At least Holderman, a veteran producer making his directing debut, doesn’t waste the talents of his cast. All of these pros deliver performances that range from strong to terrific. Bergen in particular brought to mind past glories as we’re reminded watching her that there has never been another Murphy Brown and there likely never will be.

The film suffers from having too many characters and not enough backstory; I would have been much happier with fewer but better developed characters in the mix. Still, I’m glad that these ladies are still drawing a paycheck and I would love to see much more of them, albeit in better films than this one. At least it has a killer soundtrack going for it.

REASONS TO SEE: The great cast also gets a great soundtrack.
REASONS TO AVOID: The myth that senior citizens having a sexual life is ridiculous is perpetuated here.
FAMILY VALUES: There is profanity including sexual references as well as other sex-related content.
TRIVIAL PURSUIT: Bergen, Fonda and Keaton all dated Warren Beatty at one time or another.
BEYOND THE THEATERS: Amazon, Fandango Now, Google Play, iTunes, Vudu, YouTube
CRITICAL MASS: As of 2/12/19: Rotten Tomatoes: 54% positive reviews: Metacritic: 53/100.
COMPARISON SHOPPING: Boynton Beach Club
FINAL RATING: 5/10
NEXT:
Patient 001

3100: Run and Become


One of the beautiful images from the film.

(2018) Documentary (Illumine) Ashprihanal Aalto, Shamita Achenbach-König, Yuri Trostenyuk, Shaun Martin, Gaolo, Rupantar LaRusso, Dohai König, Nirbhasa Magee, Ray “The K” Krolevicz, Jumanda Gakelbone, Sahishnu Szczesiul, Supan Tsekob, Ilgyasu Tervo, Ajari Misunaga, Isomura-san, Tess Thakara, Petra Aalto.  Directed by Sanjay Rawal

 

It is well known that physical exertion can lead to a feeling of well-being. It’s not just the feeling of accomplishment that comes from completing a particularly difficult goal, but also the physical rush of endorphins one gets from such exercises as yoga, weight lifting and running.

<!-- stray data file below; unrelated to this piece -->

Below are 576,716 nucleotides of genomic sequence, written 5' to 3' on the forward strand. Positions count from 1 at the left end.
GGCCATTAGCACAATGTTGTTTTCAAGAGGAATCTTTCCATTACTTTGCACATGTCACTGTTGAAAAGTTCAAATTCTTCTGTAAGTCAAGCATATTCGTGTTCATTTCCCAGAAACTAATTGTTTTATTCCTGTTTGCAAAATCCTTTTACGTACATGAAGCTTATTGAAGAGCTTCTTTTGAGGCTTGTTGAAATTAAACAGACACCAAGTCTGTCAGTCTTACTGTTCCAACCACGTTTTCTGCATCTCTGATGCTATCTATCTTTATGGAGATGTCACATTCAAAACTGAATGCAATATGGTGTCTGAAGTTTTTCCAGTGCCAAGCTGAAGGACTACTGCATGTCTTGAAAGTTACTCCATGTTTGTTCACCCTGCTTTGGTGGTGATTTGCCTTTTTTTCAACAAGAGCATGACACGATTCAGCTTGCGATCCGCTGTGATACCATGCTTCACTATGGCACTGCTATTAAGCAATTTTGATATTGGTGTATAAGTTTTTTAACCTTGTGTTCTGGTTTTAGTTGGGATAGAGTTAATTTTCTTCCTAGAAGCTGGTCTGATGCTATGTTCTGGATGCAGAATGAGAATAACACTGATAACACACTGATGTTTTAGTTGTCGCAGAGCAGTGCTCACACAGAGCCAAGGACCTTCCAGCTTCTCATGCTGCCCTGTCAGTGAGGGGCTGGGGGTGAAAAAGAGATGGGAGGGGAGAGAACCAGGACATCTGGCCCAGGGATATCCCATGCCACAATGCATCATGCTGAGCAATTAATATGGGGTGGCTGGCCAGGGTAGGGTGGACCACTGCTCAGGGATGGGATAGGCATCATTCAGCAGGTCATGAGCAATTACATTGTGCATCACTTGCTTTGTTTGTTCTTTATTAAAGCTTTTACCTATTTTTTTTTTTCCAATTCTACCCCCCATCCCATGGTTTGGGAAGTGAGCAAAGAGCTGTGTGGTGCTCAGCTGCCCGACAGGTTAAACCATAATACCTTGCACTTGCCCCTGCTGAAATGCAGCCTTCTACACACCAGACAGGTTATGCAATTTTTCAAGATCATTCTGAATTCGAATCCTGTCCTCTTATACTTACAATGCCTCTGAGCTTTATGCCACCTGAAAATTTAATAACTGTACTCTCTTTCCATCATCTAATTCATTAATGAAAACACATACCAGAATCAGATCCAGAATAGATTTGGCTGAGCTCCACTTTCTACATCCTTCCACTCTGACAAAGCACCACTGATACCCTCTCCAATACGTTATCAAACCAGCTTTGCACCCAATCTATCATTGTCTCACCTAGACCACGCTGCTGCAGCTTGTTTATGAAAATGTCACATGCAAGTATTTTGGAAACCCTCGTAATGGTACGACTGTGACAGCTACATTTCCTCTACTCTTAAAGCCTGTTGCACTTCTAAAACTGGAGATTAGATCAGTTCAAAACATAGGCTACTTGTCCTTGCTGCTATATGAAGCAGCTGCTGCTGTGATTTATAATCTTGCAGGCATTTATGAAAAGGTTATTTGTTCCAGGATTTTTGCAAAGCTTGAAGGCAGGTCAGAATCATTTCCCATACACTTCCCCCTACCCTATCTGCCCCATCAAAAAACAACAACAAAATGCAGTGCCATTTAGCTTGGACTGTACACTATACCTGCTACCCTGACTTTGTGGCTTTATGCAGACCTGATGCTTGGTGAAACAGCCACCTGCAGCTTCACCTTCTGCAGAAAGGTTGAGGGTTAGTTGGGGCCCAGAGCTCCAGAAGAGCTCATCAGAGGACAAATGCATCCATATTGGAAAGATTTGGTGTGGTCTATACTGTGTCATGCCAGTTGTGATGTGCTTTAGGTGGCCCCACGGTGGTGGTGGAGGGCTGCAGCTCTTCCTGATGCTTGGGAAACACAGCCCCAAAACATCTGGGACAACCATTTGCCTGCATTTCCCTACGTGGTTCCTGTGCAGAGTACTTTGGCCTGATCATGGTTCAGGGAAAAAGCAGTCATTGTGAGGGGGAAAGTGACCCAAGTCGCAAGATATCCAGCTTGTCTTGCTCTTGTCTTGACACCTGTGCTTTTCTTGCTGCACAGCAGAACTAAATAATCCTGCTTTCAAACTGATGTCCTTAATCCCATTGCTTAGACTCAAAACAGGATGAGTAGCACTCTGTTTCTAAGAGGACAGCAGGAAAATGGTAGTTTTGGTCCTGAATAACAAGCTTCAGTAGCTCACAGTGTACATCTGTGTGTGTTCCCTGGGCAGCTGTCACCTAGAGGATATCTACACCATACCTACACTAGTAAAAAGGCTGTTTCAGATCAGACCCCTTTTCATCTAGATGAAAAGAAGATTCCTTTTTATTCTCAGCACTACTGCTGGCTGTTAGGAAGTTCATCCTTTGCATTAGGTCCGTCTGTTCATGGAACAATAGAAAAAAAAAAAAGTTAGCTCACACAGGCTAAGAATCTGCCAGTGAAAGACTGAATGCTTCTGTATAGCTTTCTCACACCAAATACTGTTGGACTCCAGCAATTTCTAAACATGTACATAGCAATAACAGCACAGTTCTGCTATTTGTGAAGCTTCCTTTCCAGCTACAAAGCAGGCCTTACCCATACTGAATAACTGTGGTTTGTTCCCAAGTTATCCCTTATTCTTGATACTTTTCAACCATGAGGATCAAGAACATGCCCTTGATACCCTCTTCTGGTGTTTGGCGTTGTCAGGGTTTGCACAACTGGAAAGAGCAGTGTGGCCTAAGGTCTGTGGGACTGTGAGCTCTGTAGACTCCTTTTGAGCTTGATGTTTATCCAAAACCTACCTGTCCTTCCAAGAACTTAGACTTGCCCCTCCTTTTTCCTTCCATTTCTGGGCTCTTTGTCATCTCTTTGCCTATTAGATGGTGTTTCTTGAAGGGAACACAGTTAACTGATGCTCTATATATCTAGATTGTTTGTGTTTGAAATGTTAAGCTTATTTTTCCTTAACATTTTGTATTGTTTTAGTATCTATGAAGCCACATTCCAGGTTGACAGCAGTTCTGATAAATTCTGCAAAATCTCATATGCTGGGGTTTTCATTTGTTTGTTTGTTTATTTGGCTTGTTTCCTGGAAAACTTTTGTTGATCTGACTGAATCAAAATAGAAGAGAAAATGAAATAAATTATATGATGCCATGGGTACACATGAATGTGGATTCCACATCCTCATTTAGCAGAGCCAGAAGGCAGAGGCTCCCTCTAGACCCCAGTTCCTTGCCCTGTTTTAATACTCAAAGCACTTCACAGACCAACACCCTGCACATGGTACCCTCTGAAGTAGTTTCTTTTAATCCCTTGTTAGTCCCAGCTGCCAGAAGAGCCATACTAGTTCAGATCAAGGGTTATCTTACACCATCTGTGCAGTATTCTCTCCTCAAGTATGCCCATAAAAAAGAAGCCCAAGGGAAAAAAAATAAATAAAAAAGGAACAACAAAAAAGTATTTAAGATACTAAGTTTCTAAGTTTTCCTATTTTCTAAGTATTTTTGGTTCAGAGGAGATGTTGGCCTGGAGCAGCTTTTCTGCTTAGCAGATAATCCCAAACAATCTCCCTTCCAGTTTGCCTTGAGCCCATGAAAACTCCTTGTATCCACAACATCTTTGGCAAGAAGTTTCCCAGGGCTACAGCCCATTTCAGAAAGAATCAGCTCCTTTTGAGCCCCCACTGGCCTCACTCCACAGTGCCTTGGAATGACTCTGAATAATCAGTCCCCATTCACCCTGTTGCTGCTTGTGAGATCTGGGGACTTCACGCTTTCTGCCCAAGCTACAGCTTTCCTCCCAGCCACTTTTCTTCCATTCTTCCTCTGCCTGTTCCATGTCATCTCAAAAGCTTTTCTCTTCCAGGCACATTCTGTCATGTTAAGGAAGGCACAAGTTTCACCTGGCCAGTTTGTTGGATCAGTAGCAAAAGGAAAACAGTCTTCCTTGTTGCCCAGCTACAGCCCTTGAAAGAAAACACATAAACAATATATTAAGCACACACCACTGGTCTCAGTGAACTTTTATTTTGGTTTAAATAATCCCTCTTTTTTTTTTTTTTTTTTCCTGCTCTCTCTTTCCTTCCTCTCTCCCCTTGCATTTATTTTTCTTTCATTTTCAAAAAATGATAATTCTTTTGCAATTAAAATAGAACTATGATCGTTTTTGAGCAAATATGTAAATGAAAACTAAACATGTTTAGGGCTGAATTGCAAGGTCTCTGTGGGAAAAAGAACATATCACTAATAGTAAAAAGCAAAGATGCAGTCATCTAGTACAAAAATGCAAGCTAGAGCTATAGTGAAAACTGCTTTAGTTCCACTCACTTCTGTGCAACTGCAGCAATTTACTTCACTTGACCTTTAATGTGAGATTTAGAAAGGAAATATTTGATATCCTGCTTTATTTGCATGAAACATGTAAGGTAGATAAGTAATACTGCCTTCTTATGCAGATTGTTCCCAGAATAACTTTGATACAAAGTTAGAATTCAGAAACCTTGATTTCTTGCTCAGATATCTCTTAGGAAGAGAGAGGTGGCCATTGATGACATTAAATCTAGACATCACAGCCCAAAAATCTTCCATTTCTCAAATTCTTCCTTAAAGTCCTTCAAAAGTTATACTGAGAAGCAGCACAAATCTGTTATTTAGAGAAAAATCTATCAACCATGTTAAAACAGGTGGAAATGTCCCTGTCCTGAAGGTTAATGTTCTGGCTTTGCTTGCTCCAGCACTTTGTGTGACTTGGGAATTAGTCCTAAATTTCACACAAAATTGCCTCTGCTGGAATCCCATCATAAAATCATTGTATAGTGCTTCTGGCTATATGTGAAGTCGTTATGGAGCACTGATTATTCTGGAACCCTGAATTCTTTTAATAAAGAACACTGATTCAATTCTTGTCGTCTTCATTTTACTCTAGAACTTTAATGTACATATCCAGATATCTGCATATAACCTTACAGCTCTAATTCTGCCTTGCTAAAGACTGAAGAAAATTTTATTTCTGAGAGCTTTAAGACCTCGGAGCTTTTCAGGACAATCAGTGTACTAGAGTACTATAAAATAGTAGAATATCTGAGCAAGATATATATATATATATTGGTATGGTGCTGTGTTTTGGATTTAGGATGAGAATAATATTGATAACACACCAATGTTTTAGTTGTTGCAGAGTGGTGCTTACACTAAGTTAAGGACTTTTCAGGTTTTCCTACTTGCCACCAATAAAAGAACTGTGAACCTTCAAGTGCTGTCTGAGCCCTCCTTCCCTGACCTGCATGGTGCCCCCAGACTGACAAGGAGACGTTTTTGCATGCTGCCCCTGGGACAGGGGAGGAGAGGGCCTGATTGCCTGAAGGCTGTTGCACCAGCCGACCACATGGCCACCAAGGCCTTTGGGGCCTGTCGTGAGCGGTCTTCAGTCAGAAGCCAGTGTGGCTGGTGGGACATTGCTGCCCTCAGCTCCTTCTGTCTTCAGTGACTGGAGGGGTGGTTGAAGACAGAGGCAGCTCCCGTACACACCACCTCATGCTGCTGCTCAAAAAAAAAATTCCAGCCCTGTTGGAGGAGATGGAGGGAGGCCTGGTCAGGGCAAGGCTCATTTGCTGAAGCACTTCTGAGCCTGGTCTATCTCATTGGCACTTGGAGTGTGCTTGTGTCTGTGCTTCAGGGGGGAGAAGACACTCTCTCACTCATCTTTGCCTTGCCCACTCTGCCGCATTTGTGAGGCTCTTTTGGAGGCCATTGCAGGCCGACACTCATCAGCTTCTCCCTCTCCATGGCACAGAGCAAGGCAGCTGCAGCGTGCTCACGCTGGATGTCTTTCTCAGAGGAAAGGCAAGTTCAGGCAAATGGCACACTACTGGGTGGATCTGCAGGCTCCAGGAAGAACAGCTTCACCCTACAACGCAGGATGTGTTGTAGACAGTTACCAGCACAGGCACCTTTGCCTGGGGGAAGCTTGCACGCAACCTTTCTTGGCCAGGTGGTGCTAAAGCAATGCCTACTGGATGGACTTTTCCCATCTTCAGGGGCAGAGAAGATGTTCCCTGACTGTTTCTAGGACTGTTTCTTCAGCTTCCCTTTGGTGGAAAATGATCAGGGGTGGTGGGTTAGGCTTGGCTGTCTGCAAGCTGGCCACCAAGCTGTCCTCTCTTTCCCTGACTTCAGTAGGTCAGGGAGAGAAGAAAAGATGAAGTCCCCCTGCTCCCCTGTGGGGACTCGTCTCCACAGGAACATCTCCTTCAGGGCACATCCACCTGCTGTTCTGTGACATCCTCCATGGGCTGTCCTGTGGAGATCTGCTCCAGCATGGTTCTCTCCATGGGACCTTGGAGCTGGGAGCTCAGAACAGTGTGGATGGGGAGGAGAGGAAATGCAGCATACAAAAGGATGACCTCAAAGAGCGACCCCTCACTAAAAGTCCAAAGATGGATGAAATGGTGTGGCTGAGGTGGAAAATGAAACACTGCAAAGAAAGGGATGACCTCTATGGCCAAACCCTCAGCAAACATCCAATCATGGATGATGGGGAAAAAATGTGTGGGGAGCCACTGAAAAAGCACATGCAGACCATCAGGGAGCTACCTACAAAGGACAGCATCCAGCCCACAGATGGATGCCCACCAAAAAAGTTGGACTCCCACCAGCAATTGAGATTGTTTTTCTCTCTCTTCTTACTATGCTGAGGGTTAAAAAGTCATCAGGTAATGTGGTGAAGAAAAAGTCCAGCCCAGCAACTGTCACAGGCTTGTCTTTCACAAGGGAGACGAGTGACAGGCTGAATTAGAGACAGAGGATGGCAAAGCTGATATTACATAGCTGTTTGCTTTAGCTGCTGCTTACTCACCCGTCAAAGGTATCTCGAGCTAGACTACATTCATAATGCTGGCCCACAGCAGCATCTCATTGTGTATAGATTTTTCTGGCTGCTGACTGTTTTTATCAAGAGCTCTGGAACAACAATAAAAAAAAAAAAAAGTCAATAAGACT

Some even say that running can be used as a means of spiritual enlightenment. A particular proponent of that line of thought was Sri Chinmoy, an Indian sprinter, philosopher and running guru. He helped spread the philosophy throughout the world. One of those who picked up on it and ran with it (literally) is Finnish newspaper delivery man Ashprihanal Aalto. Aalto is what is known as an ultra long distance runner – someone who runs races of extraordinary lengths. He has been a dominant force in Chinmoy’s 3100 Mile Self-Transcendence race, running it 13 times and winning it five times, setting the course record in his most recent attempt.

He is 45 now and really has no mountains left to climb when it comes to the race. However his spiritual adviser Ilgyasu Tervo counsels him to give it one last shot – soon he will not have the physical stamina to run the race in the style he is used to. He elects to go to New York for one last run around the block.

That’s literally what the race is; it’s a grueling run taking over the course of 51 days. Runners go as fast and as far as they can each day, finishing only when they reach the magic 3100 mile mark. The course is one city block in the Bronx, one half mile in length. Runners circle the block over and over again, trying to make 120 laps each day. It’s not a particularly photogenic block but the repetition supposedly helps runners reach a trance-like state where they can focus in on their spiritual side.

Many of the runners are middle-aged; most are men and all are white – at least in the 2016 race. While they come from around the world and many have converted to the faith Chinmoy espoused, there is a homogeneity about the runners in the race that doesn’t particularly make for compelling filmmaking. It’s no surprise therefore that Rawal elects to add other stories that make the connection between running and spiritualism.

For example, Native American Shaun Martin of the Navajo tribe re-creates his father’s escape from a government-mandated boarding school back to his home (both buildings no longer exist) in order to plug in to his cultural and personal heritage. Buddhist monk Ajari Misunaga mentors Isomura-san on the rite of kaihgyo which involves running around Mount Hiei in Japan for one thousand consecutive days – just under three years. The distance is just over 60 miles and is done in robes with stops to pay devotion at various places. Misunaga also casually mentions that those that fail are required to commit suicide. Self-flagellation suddenly seems a whole lot less barbaric.

We also see the plight of a tribe in the Kalahari desert who for thousands of years have fed themselves by running down their prey during the hunt. When the government of Malawi (where the tribe is located) enacts a law forbidding the process, the tribe begins to fail, unable to subsist on the meager rations they are provided but also losing tribal identity. Tribesman Gaolo elects to defy the ban with serious consequences to him if he is caught.

The three additional stories are actually in many ways more compelling than the story of the Race which is grueling as New York City suffers through a murderous heat wave and triple digit temperatures, but seems to be more of an “inner self” kind of thing that doesn’t have much connection to a larger culture, at least not the way it is presented here.